By BRIAN A. HOWEY, in Riverhead, L.I.

    1. An 'end' the Indiana's pandemic: The Indiana General Assembly is poised to end the COVID-19 public health emergency during a special session next Monday. "Indiana is successfully moving beyond the pandemic," Speaker Todd Huston said in a statement Saturday. "There are only a few key components of the executive order that remain in place, including measures that help vulnerable Hoosiers." But is the pandemic really over? Overall, 3,388,095 Hoosiers or 50.33% of Indiana's population have been fully vaccinated, while 59.1 of all Americans have been vaxed. WIBC's Eric Berman on Friday: 3,767 new Indiana #coronavirus cases, with 9.6% of today's batch of tests coming back positive; 10% of counties "approaching high risk" level for the first time since Sep 27. Monroe County officials were alarmed at how few wore masks at Assembly Hall last week for IU basketball games.  
    Monroe County officials were alarmed at how few wore masks at Assembly Hall last week for IU basketball games. Politico: Though nearly 70% of the country has had at least one shot and hospitalizations have fallen from their September highs, the news in many states remains grim and the trend lines portend a fresh wave in the coming weeks, including Michigan, Minnesota and Wisconsin where cases have exploded. Natasha Bagdasarian, the chief medical executive for the Michigan health department: “No part of the state has been spared.”

  • Atomic! House passes BBB; Carson lauds; Walorski sees 'socialism'; Another COVID comeback; Hoosier turkeys rule!
    By BRIAN A. HOWEY, in Indianapolis

    1. House passes BBB Act: The U.S. House passed President Biden's Build Back Better Act this morning on a 220-213 vote, with all Republicans and one Democrat opposing. It's a $2 trillion package that would overhaul federal health care, education, climate, immigration and tax laws. Indiana Democrats say it will deliver universal pre-K (a goal of the late Gov. Frank O'Bannon), allow more access to HIP 2.0, while "solving" the state's childcare crisis. "Indiana Democrats will deliver this better future for Hoosiers," the party said. According to the White House, The Build Back Better framework will enable Indiana to provide access to child care for about 440,000 young children (ages 0-5) per year from families earning under 2.5 times the state median income (about $208,000 for a family of 4), and ensure these families pay no more than 7% of their income on high-quality child care. It will provide universal free preschool for 184,000 Hoosier 3- and 4-year olds. It will provide access to the Health Indiana Plan 2.0 to 136,000 uninsured people while 83,600 will on average save hundreds of dollars per year.

  • HPI Analysis: Post-pandemic session finds evolving state
    By BRIAN A. HOWEY

    INDIANAPOLIS – Speaker Todd Huston had just taken the gavel during the waning days of the 2020 Indiana General Assembly as the COVID-19 pandemic began to wreak turmoil across the state. Now, less than two years later, he and super majority Republicans will begin to reshape the state during what has become a persistent problem. Facing the 150 members and Gov. Eric Holcomb are a worker shortage (including teachers, bus drivers, nurses, truckers), a state education system that still isn’t meeting the needs of employers, and a new technological revolution that will see the internal combustion engine give way to electrical propulsion that needs just a fraction of the parts that hundreds of Hoosier companies produce. There are 519 auto manufacturing establishments in Indiana, including 23 motor vehicle manufacturing (not including two Ford assembly plants just beyond state lines in Chicago Heights and Louisville), 165 body and trailer manufacturing, and 331 parts manufacturing establishments, according to CAR.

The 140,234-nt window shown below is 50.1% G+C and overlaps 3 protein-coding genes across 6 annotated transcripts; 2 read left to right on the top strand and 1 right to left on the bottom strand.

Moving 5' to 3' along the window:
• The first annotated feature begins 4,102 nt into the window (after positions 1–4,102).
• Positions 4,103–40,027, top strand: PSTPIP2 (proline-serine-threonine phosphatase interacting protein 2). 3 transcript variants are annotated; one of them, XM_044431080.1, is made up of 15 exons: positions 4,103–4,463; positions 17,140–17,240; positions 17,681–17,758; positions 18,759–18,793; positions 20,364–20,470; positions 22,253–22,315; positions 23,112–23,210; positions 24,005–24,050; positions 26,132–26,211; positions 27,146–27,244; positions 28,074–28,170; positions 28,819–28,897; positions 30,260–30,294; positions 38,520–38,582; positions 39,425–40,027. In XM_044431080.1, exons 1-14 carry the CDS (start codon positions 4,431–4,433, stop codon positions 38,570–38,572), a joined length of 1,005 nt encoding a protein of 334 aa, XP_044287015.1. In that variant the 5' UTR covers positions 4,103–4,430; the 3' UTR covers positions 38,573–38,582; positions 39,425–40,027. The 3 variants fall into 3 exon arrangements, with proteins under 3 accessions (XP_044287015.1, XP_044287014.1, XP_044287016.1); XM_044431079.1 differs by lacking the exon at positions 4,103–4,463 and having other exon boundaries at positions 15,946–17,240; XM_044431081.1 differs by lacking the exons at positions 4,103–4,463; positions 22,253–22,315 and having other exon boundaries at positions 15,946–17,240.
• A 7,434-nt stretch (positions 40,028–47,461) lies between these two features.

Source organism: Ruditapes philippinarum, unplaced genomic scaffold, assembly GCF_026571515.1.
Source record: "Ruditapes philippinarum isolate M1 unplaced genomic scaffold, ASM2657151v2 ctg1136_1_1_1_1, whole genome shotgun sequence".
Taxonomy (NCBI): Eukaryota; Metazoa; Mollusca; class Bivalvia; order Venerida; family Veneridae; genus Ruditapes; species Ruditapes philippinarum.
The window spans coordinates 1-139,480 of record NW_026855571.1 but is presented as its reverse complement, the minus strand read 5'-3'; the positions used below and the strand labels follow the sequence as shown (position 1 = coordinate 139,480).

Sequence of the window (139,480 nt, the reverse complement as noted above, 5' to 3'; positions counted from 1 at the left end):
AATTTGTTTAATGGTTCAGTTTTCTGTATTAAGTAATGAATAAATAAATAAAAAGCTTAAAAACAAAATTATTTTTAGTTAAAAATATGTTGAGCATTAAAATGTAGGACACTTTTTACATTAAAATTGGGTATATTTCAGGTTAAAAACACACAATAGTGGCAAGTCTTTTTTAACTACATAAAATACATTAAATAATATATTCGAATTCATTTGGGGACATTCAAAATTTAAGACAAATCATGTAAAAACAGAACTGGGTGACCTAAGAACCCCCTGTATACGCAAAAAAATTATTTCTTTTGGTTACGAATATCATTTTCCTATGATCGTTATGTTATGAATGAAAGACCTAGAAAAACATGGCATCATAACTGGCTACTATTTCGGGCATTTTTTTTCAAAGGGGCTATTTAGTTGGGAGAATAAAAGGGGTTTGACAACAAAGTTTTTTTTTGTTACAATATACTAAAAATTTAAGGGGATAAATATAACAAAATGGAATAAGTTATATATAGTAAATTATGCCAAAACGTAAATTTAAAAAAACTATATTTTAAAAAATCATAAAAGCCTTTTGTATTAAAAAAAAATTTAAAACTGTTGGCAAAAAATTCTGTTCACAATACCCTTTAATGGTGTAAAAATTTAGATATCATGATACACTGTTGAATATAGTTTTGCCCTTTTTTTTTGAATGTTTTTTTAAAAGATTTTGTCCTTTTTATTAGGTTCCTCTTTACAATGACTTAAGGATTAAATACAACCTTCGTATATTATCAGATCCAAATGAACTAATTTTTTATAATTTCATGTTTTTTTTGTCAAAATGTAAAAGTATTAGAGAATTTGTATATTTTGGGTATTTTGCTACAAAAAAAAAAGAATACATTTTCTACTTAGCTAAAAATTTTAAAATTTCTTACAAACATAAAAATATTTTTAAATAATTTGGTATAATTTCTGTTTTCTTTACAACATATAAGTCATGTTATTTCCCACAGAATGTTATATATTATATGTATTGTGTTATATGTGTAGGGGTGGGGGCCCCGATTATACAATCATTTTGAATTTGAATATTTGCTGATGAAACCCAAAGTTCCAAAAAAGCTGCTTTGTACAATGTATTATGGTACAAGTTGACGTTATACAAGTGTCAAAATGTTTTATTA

• Horse Race; INDems embrace marijuana reforms

    By BRIAN A. HOWEY

    INDIANAPOLIS – Hoosiers and Americans have supported marijuana reforms for years now. In October 2016, a Howey Politics/WTHR-TV poll found more than 70% of Hoosiers, including 58% of Republicans, favored marijuana reforms. 
    Gallup has documented increasing support for legalizing marijuana over more than five decades, with particularly sharp increases occurring in the 2000s and 2010s. In 2013, a majority of Americans, for the first time, supported legalization. As was the case in 2020, solid majorities of U.S. adults in all major subgroups by gender, age, income and education support legalizing marijuana. Substantive differences are seen, however, by political party and religion. While most Democrats (83%) and political independents (71%) support legalization, Republicans are nearly evenly split on the question (50% in favor; 49% opposed). 

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  • Conrad to seek GOP secretary of state nomination
    “I’ve heard from all four corners of Indiana, from county chairs and clerks to election board members, about how much experience matters and how important it is when it comes to elections and the Secretary of State. Now is not the time to learn as we go.” - Newton County Commissioner Kyle D. Conrad, telling Howey Politics Indiana that he will seek the Republican secretary of state nomination in 2022. Conrad will challenge appointed Secretary of State Holli Sullivan. He served 10 years as Newton County clerk. He was recognized by both the Association of Indiana Counties (1995) and the Association of Clerks of the Circuit Courts of Indiana (2000) as the state’s outstanding clerk. He was named Election Administrator of the Year by the Election Division of the Indiana Secretary of State’s Office in 2000. From 2009 to 2021 Conrad was an account manager for Governmental Business Systems, an election service and equipment provider in Indiana. Republican Diego Morales is also seeking the nomination.